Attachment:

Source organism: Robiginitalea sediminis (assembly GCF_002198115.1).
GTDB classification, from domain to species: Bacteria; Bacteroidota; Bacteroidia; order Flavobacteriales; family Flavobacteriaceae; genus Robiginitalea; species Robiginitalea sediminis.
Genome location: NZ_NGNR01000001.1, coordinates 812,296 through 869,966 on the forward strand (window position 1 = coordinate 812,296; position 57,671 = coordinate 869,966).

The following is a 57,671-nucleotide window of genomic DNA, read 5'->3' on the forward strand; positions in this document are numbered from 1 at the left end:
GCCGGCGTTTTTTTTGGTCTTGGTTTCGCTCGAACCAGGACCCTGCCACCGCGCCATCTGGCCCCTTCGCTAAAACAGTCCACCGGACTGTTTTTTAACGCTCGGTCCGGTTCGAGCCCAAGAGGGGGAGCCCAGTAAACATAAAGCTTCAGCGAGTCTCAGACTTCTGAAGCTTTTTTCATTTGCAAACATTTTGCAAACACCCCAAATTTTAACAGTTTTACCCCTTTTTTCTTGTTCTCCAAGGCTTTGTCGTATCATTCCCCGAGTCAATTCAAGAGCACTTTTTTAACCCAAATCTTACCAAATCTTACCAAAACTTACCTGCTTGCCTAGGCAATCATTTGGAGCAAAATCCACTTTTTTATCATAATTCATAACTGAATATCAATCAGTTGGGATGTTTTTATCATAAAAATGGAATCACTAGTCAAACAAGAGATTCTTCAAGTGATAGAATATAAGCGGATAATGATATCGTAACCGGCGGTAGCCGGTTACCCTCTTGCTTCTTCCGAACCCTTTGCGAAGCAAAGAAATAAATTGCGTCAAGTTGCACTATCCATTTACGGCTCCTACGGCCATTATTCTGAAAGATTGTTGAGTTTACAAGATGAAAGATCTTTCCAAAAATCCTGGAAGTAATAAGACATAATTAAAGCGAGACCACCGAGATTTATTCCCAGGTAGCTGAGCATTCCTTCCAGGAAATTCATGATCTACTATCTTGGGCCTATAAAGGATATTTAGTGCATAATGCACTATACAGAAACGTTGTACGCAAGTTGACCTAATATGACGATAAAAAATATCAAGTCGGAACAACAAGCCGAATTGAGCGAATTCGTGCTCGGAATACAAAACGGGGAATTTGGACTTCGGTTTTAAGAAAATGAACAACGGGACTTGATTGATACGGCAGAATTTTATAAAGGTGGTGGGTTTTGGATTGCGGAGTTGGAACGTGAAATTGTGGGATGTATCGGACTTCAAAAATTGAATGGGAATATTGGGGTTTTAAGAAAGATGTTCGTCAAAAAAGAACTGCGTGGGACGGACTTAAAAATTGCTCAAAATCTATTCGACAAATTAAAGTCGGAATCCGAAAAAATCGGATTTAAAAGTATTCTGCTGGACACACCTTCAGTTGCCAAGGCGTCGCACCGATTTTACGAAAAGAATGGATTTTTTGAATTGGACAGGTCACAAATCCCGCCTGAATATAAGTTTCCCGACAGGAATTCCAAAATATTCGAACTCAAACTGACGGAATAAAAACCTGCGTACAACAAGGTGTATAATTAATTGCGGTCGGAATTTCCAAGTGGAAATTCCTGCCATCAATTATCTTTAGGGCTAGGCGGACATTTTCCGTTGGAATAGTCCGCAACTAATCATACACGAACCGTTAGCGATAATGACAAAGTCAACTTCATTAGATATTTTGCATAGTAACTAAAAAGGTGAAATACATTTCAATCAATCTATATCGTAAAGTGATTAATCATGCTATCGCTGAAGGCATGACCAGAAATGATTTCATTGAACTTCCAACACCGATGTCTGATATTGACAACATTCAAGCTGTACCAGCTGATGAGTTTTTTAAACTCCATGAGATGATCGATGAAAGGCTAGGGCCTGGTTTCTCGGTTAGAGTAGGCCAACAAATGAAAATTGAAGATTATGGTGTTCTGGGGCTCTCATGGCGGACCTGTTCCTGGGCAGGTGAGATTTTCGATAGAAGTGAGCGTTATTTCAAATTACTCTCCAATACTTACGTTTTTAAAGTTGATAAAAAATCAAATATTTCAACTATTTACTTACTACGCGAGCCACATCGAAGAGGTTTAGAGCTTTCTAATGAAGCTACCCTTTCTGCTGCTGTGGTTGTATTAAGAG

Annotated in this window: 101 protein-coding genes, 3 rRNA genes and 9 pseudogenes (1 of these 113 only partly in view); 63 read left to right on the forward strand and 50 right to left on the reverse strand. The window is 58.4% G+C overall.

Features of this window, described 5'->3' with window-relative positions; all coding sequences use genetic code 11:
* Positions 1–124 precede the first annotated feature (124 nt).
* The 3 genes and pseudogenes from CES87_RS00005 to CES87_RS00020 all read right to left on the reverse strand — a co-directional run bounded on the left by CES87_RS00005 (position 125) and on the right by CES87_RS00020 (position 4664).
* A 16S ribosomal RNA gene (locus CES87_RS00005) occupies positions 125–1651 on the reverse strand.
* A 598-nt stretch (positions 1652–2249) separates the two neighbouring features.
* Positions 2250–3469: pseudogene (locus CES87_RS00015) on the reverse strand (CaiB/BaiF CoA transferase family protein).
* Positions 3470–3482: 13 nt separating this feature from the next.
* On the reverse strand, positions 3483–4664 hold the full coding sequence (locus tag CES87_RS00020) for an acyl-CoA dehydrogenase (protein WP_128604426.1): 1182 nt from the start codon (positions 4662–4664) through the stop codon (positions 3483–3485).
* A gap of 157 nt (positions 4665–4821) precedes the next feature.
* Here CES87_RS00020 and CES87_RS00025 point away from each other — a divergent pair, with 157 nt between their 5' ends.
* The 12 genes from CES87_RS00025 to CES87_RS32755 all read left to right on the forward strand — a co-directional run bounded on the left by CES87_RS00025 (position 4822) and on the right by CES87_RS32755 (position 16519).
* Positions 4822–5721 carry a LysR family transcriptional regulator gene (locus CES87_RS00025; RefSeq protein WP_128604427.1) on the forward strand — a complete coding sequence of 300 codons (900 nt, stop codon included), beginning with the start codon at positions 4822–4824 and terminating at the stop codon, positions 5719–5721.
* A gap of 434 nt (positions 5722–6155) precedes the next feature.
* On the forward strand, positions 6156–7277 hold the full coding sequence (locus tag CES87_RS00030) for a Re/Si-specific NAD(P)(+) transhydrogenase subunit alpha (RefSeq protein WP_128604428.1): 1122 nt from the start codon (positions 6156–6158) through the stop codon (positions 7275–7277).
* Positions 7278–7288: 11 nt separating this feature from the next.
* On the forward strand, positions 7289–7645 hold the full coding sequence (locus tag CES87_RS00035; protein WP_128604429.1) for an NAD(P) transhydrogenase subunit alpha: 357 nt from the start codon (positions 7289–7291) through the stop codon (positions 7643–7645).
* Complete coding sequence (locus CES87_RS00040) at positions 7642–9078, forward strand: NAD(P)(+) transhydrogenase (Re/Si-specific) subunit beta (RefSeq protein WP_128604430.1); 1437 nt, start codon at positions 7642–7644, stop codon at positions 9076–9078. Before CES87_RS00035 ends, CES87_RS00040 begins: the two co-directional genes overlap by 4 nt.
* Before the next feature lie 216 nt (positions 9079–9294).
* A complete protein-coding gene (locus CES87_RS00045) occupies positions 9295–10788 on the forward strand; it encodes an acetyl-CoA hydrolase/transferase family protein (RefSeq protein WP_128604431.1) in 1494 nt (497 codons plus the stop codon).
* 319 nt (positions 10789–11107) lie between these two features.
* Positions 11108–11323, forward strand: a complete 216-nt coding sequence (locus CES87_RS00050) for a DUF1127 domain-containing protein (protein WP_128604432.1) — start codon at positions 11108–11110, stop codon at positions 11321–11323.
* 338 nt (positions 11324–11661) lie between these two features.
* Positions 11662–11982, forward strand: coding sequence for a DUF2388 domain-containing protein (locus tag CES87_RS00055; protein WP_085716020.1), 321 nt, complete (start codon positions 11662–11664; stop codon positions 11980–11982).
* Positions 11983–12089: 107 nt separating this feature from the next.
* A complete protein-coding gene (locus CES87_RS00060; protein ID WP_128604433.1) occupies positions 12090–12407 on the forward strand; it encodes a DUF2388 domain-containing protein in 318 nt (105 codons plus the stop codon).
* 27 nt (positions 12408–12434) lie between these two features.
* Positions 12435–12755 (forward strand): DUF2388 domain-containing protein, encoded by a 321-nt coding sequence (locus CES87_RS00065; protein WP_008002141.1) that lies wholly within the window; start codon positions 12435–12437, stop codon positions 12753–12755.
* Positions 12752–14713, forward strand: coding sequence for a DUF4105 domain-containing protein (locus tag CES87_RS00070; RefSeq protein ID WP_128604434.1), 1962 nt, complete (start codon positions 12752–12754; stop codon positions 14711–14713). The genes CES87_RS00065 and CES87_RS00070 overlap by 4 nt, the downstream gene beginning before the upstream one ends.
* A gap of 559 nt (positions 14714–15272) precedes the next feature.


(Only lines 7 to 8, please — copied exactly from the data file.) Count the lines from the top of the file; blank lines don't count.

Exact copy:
Features of this window, described 5'->3' with window-relative positions; all coding sequences use genetic code 11:
* Positions 1–124 precede the first annotated feature (124 nt).